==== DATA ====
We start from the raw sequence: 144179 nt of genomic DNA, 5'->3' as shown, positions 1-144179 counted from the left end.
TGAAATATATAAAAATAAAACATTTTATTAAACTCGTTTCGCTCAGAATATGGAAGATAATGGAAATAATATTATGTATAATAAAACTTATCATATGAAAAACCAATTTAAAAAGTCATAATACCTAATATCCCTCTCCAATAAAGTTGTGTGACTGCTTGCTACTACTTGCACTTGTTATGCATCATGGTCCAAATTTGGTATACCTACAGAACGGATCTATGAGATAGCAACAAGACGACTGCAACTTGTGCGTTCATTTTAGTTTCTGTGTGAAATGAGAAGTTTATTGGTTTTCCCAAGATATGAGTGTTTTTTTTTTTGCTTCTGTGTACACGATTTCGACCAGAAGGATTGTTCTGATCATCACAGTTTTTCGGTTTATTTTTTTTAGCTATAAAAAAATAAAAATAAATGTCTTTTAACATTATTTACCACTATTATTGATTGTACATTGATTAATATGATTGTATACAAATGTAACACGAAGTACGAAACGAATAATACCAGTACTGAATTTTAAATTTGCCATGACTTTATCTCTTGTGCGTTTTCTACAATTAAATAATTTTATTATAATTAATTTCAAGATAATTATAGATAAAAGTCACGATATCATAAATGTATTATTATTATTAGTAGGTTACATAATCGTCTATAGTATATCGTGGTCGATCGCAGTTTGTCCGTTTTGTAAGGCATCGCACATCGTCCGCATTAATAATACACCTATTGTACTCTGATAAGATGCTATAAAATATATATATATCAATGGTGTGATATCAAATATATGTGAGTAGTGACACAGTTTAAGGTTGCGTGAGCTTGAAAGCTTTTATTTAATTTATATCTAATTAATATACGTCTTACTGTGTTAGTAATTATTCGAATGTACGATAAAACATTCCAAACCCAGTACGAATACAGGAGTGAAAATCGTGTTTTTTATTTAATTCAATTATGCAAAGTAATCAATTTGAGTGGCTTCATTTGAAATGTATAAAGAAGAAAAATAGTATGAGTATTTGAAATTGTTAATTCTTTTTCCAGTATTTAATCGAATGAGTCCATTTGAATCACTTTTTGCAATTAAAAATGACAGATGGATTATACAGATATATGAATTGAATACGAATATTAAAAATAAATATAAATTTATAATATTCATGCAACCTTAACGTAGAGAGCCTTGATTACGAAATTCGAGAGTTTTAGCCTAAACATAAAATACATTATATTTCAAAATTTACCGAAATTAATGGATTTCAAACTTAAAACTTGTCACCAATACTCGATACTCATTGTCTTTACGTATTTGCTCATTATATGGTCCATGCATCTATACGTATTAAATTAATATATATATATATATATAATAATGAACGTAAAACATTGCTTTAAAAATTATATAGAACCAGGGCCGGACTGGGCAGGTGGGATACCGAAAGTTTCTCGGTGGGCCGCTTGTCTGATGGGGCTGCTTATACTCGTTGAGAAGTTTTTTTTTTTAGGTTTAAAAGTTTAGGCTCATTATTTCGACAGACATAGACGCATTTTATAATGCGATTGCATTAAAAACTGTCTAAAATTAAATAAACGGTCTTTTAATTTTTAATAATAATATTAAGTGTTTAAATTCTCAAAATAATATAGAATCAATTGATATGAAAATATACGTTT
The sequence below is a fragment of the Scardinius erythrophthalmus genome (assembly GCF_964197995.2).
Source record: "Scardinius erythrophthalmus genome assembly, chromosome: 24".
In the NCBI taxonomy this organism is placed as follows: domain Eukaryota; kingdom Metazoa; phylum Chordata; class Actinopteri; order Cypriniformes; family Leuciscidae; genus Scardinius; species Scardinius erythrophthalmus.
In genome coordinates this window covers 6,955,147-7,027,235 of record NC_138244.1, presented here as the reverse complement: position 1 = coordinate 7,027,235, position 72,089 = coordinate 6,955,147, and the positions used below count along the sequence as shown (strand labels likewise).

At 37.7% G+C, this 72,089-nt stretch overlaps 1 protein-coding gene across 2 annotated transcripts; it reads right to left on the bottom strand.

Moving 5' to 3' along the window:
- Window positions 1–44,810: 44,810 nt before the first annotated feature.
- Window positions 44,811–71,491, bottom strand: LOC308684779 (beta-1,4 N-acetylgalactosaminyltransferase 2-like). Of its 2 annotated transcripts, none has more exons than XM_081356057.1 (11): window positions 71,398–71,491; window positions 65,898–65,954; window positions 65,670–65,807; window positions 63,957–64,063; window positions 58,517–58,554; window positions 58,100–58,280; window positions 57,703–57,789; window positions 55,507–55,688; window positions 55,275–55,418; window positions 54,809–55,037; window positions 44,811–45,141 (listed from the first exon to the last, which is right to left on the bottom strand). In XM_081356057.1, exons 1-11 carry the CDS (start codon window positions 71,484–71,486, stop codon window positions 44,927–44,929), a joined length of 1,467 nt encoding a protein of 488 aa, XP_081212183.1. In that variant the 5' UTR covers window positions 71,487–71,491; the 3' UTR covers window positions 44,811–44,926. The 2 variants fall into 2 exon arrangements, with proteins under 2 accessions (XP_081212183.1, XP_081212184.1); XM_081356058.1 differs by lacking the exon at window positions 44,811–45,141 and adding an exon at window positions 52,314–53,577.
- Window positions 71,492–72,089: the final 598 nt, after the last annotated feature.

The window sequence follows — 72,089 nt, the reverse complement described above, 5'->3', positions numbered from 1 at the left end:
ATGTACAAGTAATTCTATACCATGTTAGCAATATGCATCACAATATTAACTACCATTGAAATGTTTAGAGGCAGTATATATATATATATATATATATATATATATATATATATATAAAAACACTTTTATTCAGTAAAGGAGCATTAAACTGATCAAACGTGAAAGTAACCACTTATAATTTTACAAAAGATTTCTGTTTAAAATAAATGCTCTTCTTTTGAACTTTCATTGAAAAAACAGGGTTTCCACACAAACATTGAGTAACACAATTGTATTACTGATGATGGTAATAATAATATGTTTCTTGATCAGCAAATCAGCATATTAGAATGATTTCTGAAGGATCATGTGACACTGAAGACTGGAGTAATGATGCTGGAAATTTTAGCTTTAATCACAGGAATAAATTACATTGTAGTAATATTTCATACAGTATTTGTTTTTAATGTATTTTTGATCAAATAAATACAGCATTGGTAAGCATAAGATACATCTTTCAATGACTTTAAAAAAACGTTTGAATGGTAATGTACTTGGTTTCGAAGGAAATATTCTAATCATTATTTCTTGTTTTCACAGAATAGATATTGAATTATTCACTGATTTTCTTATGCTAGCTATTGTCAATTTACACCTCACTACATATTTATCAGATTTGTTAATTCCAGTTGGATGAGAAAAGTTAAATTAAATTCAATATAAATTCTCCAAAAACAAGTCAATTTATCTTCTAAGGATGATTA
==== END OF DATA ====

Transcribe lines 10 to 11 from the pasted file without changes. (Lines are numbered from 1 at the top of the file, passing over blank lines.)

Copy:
- Window positions 44,811–71,491, bottom strand: LOC308684779 (beta-1,4 N-acetylgalactosaminyltransferase 2-like). Of its 2 annotated transcripts, none has more exons than XM_081356057.1 (11): window positions 71,398–71,491; window positions 65,898–65,954; window positions 65,670–65,807; window positions 63,957–64,063; window positions 58,517–58,554; window positions 58,100–58,280; window positions 57,703–57,789; window positions 55,507–55,688; window positions 55,275–55,418; window positions 54,809–55,037; window positions 44,811–45,141 (listed from the first exon to the last, which is right to left on the bottom strand). In XM_081356057.1, exons 1-11 carry the CDS (start codon window positions 71,484–71,486, stop codon window positions 44,927–44,929), a joined length of 1,467 nt encoding a protein of 488 aa, XP_081212183.1. In that variant the 5' UTR covers window positions 71,487–71,491; the 3' UTR covers window positions 44,811–44,926. The 2 variants fall into 2 exon arrangements, with proteins under 2 accessions (XP_081212183.1, XP_081212184.1); XM_081356058.1 differs by lacking the exon at window positions 44,811–45,141 and adding an exon at window positions 52,314–53,577.
- Window positions 71,492–72,089: the final 598 nt, after the last annotated feature.